Frequently Asked Questions (FAQ)
How many animals does the Thomas J. O'Connor Animal Control and Adoption Center receive each year? We care for nearly 4000 animals each year. The number of stray, abandoned, abused and neglected animals in our care has risen from about 2500 less than five years ago. Our shelter population consists of about 50% dogs and 50% cats. Infrequently, we house other species as well. The number of homeless cats in our facility has risen over 40% in just the past year. The solution to the cat crisis begins in each neighborhood. We can provide low cost or no cost spay/neuter alternatives for our communities' cat over-population crisis.
What cities and towns are served by Thomas J. O'Connor Animal Control? We provide animal control services to Springfield, Holyoke, and Chicopee.
Do you have an adoption program? YES! The unclaimed animals in our care are looking for a second opportunity to find a "forever home." Won't you open your home and your heart to one of our wonderful animals? Adoption fees: Adult Cats over 6 months are $90 and Kittens under 6 months are $150. Adult dogs are $250, and Puppies under 6 months are $300 . All dogs and cats have received all vaccinations appropriate to their age, are spayed/neutered and have a microchip implant. For Springfield residents dog adoptions will also include licensing for 1 year. Due to additional medical care occasionally we will need to increase the adoption fee of some animals to cover their medical expenses.
Can I bring my cat (or dog) to your facility when I can't keep him anymore? As an Animal Control facility, we generally do not take surrenders. However we may, on a case by case basis, help residents from Springfield, Holyoke or Chicopee. All others are asked to contact Dakin Humane Society at 413-781-4000.
How do I get my dog licensed each year, as required by law? Simply bring a copy of your dog's current rabies certificate to your town clerk. The town clerk's office is located in the City Hall building of your town. Springfield residents may also purchase dog licenses at the Thomas J. O'Connor Center. The cost is usually very low, but will be more expensive if your dog is not spayed or neutered. Most cities and towns charge more to license an unsterilized dog. Unsterilized dogs are more likely to roam, bite people, fight with other animals, reproduce, etc. Please bring a copy of your dog's spay/neuter certificate at the time of licensing to receive the discounted license fee. All of these factors increase the cost of animal control programs. Dog license renewals are due in April of each year.
I know my dog is required to be vaccinated for rabies, but what about my cat? She never goes outside. Does she really need a rabies vaccine? According to Massachusetts state law, all dogs, cats and ferrets over the age of three months MUST be vaccinated against rabies. This is done as a precautionary measure for human and animal safety. The rabies virus is a fatal disease. Even indoor cats can be exposed to rabies if a bat or small rodent invades your home and is killed by "Fluffy". It's better to be safe and keep your pets healthy.
We have stray cats living in our neighborhood. We feed them, but they keep having kittens. HELP! We're getting overwhelmed! This is sadly a common problem in many neighborhoods. It only takes one or two cat owners who allow their pets to roam free and the population explosion can start. When people choose to allow their cats outdoors, all too often they do so without having their pets spayed and neutered. Cats are very fertile animals, some females going into heat as early as FOUR MONTHS of age. Female cats can have up to three litters per year. Some females will be pregnant again while still nursing a litter! When people with good intentions begin to feed the ever-increasing numbers of stray cats, they are in fact, keeping the animals fat and healthy enough to produce even more! (If you've ever put out a bird feeder in the summer time, and the squirrel population soars as a result...expect the same population explosion when feeding stray cats.) If you make a decision to feed neighborhood cats, do them and yourself a favor...contact us. We can give you information on low cost spaying and neutering and TNR. It will prevent suffering, and you'll save money in the long run....there will be A LOT fewer mouths to feed!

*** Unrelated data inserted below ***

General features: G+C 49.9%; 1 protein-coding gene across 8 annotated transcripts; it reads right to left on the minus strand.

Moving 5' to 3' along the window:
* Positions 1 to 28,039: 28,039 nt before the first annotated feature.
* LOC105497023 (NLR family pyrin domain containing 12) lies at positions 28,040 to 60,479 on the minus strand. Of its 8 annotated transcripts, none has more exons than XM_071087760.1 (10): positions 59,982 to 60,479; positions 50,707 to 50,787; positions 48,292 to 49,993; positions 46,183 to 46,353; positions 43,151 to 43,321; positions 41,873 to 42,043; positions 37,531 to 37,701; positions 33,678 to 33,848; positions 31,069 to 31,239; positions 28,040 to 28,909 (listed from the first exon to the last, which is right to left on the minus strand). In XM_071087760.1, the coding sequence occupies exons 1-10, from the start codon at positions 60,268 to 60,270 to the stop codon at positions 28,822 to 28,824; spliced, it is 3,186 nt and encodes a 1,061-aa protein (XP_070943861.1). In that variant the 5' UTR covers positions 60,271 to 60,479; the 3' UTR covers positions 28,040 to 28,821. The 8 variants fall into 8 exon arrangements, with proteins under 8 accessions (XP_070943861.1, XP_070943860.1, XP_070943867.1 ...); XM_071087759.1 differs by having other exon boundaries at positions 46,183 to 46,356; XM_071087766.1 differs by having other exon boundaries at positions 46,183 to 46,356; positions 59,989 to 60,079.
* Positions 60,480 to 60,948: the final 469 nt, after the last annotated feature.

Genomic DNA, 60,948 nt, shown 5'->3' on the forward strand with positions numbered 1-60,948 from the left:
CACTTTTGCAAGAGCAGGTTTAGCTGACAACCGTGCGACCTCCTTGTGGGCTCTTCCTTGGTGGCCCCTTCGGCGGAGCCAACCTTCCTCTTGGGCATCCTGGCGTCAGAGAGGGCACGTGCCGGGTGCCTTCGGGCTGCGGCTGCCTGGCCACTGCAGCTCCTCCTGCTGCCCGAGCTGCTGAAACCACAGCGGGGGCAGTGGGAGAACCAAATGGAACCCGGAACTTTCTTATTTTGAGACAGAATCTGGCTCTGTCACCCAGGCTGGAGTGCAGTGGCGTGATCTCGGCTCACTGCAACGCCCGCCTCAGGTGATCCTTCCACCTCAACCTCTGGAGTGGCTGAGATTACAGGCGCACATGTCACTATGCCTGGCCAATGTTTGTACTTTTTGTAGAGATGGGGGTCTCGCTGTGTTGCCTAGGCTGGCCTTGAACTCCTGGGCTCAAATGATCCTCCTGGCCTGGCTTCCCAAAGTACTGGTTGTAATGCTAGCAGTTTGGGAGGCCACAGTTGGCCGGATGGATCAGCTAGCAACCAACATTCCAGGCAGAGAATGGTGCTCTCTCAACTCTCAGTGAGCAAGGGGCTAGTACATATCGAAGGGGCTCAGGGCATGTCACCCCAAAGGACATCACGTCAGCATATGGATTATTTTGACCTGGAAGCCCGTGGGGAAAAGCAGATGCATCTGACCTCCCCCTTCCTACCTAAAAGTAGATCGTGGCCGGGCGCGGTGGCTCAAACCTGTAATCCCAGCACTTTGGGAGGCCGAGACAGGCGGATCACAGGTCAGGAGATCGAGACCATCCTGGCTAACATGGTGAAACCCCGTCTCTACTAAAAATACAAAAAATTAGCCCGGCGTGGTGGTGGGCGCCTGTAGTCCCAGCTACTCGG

Every time we visit your facility, we see more pitbulls than any other type of dog...why is that? We are painfully aware of the incredible number of pitbull terriers in our community. About 50% of the total dog population in our facility is pitbulls. At this time, there are no laws against owners allowing their pitbulls to overbreed. The only crime committed is against the dogs themselves. There are simply far more pitbulls than responsible homes for them. Many are losing their lives, both on the streets and in shelters as a result. We are always looking for ways to curb the flow of these bright, energetic dogs...many who would make great companions for families. For low cost spay/neuter programs for pitbuls and other animals please call Dakin Pioneer Valley Humane Society 413-781-4000 or online at www.dpvhs.org/snap/
Is your facility a "no-kill" animal shelter? Because we are first and foremost a public safety agency, we do not have the luxury of deciding which animals we choose to help. We respond to numerous service requests for ill, injured or aggressive animals. Not every animal in our facility is healthy enough or safe enough to place into a new home. Happily our adoption center is a very busy place with well over 97% of our healthy, friendly animals finding their forever homes.